Even if you don't teach psychology, you might want to pay attention to this post, as it pertains to many disciplines.
Florida's governor recently called public university presidents to a meeting, asking why they can't be sure graduates in their most popular majors will all be employed. His stated example is psychology, as reported by Josh Logue, in Inside Higher Ed. Please have a look.
It happens that psychology is a popular major everywhere, but most graduates in the field obviously don't become psychologists. The same could be said for a host of other disciplines, especially in the liberal arts, fine arts, humanities, and social sciences.
From the IHE piece:
The question of undergraduate psych major employability is a raw one in Florida. Last year, Jeb Bush, the former Florida governor and current presidential candidate, suggested a psychology (or philosophy) major is likely to put a graduate behind the counter at Chick-fil-A. His comments prompted a speedy social media backlash from happily employed psychology majors. And several years before that, a state senator singled out psychology as undeserving of state support.
"When the No. 1 degree granted is psychology and the No. 2 degree is political science, maybe before we ask $100 million more of taxpayers we should redeploy what we have," State Senator Don Gaetz said. "That way we make sure we're not sending graduates out with degrees that don't mean much."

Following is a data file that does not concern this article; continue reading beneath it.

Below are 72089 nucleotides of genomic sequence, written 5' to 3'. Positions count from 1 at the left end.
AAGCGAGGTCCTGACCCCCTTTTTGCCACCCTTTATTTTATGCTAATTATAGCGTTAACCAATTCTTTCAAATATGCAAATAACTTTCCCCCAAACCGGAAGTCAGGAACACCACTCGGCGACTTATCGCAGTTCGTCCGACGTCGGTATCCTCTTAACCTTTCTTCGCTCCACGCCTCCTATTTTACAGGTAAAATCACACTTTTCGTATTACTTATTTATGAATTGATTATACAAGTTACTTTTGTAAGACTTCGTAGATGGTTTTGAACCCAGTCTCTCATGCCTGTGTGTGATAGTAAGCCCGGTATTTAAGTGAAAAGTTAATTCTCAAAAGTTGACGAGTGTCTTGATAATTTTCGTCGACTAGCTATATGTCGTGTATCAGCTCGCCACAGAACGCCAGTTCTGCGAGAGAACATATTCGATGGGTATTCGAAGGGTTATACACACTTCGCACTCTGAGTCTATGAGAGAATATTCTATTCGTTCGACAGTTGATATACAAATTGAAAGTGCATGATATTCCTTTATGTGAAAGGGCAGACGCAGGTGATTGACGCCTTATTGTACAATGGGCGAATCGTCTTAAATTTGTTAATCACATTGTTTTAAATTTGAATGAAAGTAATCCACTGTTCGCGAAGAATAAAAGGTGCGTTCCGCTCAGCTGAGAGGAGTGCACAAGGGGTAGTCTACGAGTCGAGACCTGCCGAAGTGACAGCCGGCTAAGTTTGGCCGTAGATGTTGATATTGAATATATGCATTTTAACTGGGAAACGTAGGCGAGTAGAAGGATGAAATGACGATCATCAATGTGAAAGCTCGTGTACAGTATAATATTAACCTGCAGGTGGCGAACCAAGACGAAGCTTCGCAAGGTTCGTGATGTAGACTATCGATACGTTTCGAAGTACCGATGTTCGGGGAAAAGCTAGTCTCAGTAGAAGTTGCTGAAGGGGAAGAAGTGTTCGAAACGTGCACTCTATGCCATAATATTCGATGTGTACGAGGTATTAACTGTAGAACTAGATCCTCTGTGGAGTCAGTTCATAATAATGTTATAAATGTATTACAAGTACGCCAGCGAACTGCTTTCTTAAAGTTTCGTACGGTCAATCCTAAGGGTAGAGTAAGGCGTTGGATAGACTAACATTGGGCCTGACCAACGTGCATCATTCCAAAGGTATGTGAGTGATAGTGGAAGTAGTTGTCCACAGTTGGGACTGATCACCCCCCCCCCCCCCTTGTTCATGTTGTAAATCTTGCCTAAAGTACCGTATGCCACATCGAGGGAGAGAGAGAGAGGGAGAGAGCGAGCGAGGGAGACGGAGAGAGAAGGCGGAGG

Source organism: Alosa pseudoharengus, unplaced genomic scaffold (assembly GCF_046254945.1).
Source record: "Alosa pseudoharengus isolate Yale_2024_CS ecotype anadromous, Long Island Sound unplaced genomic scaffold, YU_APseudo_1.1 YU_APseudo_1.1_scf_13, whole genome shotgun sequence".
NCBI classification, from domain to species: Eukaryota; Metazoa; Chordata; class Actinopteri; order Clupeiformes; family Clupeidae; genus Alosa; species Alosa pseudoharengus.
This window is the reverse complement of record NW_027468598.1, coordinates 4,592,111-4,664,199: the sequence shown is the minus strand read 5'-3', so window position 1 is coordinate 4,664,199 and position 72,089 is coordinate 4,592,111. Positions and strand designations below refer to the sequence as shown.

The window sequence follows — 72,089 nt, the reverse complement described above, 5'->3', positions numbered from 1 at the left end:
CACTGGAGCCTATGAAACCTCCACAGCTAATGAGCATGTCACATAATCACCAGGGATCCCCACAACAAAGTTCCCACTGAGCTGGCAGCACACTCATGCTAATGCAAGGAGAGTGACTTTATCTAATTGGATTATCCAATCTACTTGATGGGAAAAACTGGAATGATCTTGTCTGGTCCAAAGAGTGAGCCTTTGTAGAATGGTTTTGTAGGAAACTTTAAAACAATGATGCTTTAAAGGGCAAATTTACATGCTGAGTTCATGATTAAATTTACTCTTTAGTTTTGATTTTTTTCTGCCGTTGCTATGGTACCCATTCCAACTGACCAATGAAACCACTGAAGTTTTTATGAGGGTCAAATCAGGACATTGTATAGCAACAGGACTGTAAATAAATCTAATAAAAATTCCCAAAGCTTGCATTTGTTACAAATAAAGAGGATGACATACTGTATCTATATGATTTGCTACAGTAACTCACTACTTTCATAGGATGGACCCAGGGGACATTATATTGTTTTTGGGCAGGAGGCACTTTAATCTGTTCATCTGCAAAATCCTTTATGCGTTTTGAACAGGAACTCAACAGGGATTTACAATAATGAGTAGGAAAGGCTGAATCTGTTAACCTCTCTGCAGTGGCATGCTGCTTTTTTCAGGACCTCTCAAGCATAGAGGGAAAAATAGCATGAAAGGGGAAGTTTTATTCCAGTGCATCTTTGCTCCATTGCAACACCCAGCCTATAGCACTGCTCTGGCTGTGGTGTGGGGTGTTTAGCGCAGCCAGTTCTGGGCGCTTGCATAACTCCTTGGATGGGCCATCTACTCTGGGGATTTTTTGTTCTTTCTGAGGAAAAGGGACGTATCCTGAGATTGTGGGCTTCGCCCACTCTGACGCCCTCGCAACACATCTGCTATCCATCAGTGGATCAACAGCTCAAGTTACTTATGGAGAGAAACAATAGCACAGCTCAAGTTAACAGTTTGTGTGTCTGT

Such sentiments are not unique to Florida. You'll hear them during hearings of the Texas Legislature.
Leaving aside for a moment the well-reported reality that college grads in all majors eventually tend to get good jobs, and that most individuals will change careers repeatedly anyway, a larger issue is at stake—namely, who exactly should make this decision, the Legislature or the students themselves?
Admittedly, it gets complicated here in Texas, with mandated core curricula and statutes requiring history and government, not to mention extra appropriations to schools for producing grads in STEM fields. And yes, tax dollars are at stake.
But students choose majors largely because they find a particular subject (or teacher) interesting, allowing the intellect to flourish, in some cases for the first time. Why discourage this?
We are living in a time when some policy makers decry "big government," while questioning the wisdom of individual choice when it comes to his or her own future. Does government (um…that would be the Legislature) know best?
Curricula should change with the times, and nothing is permanent. However, Latin and Greek—once presumed to be staples of an educated mind—largely disappeared when students quit signing up. That should be the most important factor.